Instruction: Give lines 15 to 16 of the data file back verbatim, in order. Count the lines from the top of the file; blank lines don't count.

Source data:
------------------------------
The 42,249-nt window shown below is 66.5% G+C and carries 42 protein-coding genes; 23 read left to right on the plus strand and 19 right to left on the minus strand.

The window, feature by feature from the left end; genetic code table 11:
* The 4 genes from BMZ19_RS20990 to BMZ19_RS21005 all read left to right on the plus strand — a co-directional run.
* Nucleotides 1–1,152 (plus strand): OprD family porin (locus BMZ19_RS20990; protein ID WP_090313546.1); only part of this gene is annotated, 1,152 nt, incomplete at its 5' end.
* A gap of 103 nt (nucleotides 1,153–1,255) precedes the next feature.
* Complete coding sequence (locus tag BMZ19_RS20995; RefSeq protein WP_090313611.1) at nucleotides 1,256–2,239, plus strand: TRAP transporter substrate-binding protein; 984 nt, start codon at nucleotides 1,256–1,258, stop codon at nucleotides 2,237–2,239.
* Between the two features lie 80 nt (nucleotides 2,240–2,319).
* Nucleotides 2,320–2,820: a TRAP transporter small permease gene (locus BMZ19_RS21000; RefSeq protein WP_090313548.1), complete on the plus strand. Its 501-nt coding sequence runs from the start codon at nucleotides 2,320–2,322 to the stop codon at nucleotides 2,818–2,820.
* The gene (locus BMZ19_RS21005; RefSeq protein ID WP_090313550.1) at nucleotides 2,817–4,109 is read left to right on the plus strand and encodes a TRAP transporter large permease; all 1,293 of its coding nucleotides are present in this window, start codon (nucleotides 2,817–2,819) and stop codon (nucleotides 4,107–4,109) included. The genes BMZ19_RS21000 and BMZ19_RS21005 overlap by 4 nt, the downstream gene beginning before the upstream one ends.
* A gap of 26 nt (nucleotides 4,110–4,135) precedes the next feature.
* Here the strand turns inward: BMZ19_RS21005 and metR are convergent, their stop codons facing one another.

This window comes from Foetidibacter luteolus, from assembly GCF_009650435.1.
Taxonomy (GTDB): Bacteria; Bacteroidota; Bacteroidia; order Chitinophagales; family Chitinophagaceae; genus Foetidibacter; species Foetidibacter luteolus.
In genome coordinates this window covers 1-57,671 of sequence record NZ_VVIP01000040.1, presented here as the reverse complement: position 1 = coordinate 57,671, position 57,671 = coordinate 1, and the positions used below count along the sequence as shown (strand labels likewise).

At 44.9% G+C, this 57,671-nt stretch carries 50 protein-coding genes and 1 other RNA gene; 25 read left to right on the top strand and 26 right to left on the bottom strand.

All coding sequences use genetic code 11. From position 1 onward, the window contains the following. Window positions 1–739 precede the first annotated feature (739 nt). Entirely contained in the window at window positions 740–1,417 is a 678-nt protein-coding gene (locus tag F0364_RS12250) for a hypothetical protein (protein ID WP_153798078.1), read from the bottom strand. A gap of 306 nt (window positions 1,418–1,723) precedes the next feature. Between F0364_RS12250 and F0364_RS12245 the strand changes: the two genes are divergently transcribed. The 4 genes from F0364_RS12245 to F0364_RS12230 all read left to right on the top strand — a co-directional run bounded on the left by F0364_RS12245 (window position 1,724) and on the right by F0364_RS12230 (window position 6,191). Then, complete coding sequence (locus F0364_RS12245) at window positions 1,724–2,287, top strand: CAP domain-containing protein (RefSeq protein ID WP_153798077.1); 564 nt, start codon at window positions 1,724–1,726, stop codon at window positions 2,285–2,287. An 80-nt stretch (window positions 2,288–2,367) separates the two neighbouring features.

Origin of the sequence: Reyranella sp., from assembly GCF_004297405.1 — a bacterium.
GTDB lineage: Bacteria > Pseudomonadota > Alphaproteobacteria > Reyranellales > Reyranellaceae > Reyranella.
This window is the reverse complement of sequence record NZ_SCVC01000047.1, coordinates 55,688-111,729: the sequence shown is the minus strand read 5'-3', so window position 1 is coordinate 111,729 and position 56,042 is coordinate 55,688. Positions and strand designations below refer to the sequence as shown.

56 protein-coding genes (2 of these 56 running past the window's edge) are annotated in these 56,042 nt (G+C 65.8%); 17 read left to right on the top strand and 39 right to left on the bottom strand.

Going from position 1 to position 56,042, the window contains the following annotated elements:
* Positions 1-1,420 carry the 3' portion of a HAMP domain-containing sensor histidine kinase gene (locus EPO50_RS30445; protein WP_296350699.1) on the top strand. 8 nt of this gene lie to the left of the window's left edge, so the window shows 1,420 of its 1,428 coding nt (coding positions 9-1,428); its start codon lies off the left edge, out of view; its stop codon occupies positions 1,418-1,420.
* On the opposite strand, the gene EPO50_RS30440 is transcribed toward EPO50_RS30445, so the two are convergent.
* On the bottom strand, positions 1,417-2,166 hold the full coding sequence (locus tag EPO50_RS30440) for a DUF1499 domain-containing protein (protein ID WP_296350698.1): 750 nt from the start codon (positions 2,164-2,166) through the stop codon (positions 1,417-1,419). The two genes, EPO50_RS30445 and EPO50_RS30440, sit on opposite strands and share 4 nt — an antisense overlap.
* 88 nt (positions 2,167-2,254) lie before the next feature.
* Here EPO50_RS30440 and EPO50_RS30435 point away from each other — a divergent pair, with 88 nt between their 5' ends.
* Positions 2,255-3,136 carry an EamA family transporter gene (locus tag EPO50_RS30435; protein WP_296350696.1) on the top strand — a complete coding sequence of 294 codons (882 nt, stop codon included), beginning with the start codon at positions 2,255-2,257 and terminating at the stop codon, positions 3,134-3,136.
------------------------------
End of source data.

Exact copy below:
At 44.9% G+C, this 57,671-nt stretch carries 50 protein-coding genes and 1 other RNA gene; 25 read left to right on the top strand and 26 right to left on the bottom strand.

All coding sequences use genetic code 11. From position 1 onward, the window contains the following. Window positions 1–739 precede the first annotated feature (739 nt). Entirely contained in the window at window positions 740–1,417 is a 678-nt protein-coding gene (locus tag F0364_RS12250) for a hypothetical protein (protein ID WP_153798078.1), read from the bottom strand. A gap of 306 nt (window positions 1,418–1,723) precedes the next feature. Between F0364_RS12250 and F0364_RS12245 the strand changes: the two genes are divergently transcribed. The 4 genes from F0364_RS12245 to F0364_RS12230 all read left to right on the top strand — a co-directional run bounded on the left by F0364_RS12245 (window position 1,724) and on the right by F0364_RS12230 (window position 6,191). Then, complete coding sequence (locus F0364_RS12245) at window positions 1,724–2,287, top strand: CAP domain-containing protein (RefSeq protein ID WP_153798077.1); 564 nt, start codon at window positions 1,724–1,726, stop codon at window positions 2,285–2,287. An 80-nt stretch (window positions 2,288–2,367) separates the two neighbouring features.